The hidden date for this stamp can be found in the bottom-left corner.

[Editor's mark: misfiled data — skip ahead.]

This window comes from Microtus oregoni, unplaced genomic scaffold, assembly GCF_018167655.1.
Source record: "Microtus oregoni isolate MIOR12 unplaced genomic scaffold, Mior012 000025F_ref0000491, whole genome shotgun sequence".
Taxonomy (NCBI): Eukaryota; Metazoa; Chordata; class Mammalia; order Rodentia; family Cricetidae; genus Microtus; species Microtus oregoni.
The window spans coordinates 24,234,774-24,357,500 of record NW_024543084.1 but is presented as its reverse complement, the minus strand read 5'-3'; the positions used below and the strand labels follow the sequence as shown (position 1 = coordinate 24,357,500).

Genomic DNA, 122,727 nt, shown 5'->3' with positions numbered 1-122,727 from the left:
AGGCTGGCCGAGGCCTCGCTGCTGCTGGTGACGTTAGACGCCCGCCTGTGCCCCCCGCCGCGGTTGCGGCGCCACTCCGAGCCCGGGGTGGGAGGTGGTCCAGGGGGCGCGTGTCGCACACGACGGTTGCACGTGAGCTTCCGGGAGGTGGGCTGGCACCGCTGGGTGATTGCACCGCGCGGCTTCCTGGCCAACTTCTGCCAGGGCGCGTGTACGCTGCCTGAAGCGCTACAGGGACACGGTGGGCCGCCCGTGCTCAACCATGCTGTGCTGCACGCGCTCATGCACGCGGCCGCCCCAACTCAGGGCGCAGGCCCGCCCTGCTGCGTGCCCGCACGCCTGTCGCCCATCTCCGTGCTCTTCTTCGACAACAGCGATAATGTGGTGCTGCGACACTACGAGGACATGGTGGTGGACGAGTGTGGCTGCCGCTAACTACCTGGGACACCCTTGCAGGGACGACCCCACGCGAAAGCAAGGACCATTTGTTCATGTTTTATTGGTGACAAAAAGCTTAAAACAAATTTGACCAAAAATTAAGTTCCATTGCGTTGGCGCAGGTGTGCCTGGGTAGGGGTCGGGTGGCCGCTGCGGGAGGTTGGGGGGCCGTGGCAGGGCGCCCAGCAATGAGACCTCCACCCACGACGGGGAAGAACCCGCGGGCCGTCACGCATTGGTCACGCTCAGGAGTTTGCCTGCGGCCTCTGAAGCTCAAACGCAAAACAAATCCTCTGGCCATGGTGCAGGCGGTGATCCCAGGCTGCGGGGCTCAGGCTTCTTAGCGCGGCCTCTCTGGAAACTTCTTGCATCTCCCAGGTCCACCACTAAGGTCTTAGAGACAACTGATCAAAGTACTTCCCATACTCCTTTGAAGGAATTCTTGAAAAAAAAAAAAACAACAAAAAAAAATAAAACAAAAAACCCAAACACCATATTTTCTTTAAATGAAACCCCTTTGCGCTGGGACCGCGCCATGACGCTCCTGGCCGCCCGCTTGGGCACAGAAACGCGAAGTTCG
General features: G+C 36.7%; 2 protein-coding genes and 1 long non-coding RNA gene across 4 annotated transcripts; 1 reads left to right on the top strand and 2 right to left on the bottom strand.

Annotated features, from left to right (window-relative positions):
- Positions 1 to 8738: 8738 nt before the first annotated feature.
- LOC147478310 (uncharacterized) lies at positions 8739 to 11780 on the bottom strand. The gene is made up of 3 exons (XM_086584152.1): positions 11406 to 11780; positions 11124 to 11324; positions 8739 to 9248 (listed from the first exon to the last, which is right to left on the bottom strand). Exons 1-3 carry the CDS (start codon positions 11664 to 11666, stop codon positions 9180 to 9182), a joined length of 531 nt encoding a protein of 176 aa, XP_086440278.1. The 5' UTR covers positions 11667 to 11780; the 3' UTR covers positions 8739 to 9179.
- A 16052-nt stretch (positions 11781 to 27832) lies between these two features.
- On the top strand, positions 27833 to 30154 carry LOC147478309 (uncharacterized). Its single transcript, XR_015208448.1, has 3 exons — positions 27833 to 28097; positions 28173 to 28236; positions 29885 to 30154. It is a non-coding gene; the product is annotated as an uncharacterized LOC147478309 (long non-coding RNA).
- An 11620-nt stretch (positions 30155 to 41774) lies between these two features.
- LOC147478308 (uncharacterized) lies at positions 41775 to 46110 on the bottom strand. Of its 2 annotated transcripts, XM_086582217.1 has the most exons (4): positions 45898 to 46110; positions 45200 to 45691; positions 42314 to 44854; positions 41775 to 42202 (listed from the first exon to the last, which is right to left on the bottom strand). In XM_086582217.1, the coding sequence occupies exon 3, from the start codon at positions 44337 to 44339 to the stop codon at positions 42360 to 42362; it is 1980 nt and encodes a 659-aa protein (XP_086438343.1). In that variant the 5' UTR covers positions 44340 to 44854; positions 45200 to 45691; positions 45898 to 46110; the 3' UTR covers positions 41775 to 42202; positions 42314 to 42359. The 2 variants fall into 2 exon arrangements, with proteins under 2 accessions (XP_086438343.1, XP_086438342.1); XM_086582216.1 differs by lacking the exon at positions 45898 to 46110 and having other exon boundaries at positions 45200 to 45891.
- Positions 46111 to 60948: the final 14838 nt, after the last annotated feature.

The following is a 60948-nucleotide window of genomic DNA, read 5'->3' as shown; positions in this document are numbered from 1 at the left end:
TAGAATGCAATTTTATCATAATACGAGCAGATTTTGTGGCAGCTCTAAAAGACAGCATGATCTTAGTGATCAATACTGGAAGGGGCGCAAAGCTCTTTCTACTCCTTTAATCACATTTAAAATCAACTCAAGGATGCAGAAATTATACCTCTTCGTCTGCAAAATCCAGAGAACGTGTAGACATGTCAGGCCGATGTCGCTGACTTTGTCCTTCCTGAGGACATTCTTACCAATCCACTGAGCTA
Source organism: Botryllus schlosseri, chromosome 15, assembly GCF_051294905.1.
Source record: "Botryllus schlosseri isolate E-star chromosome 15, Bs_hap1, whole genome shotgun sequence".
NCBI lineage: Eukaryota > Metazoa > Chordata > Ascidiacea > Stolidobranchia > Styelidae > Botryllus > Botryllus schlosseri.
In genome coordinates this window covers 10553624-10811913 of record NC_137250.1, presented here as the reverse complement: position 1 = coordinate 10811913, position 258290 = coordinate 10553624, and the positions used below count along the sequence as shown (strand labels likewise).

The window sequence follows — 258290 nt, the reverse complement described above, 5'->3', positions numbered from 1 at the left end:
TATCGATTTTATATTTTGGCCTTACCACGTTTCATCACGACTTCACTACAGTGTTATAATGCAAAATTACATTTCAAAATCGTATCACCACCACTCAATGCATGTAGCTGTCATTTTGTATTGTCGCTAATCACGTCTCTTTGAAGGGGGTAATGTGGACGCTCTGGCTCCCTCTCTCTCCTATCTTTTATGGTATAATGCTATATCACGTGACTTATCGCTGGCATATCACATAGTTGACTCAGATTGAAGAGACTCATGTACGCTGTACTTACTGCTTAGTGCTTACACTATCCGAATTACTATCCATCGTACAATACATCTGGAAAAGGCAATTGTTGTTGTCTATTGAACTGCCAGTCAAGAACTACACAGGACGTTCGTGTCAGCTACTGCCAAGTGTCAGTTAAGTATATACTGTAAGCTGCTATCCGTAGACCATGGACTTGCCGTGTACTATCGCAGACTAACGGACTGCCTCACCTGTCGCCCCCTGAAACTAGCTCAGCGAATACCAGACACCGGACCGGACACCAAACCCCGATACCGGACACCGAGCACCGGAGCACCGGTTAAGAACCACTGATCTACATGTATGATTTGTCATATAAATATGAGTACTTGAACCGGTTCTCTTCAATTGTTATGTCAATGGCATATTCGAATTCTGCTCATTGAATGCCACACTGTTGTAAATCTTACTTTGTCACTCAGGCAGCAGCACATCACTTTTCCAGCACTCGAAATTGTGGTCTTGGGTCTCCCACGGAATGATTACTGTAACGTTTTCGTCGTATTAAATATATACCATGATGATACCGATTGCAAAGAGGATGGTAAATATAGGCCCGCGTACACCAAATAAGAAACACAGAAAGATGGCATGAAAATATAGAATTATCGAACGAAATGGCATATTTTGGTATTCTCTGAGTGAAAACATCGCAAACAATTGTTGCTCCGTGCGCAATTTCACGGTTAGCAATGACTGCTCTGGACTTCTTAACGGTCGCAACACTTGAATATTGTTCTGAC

In wilderness transportation, bush aircraft carry out the same work as the canoe. Both are practical devices. Yet an aura of glamour and adventure clings to them. In 1934 Robert Noorduyn, an expatriate Dutchman, arrived in Montreal. There he produced a rugged, high-wing, single-engined monoplane with the ability to take off and land in a short distance with a good load. The plane first flew in 1935. Sales were slow until the Second World War. The RCAF used the Norseman for wireless and navigational training and later for search and rescue. The Saskatchewan Government Air Ambulance Service owned the aircraft depicted on the stamp. The bush aircraft stamps were designed by Robert Bradford and Jacques Charette of Ottawa. The aircraft depicted show the diversity of Canadian bush flying: Roméo Vachon's FC-2W1 delivering airmail; the prototype Beaver, now in the National Aeronautical Collection; the Norseman as an air ambulance; and "Punch" Dickins' Super Universal G-CASK, perhaps the most famous of Canadian bush planes.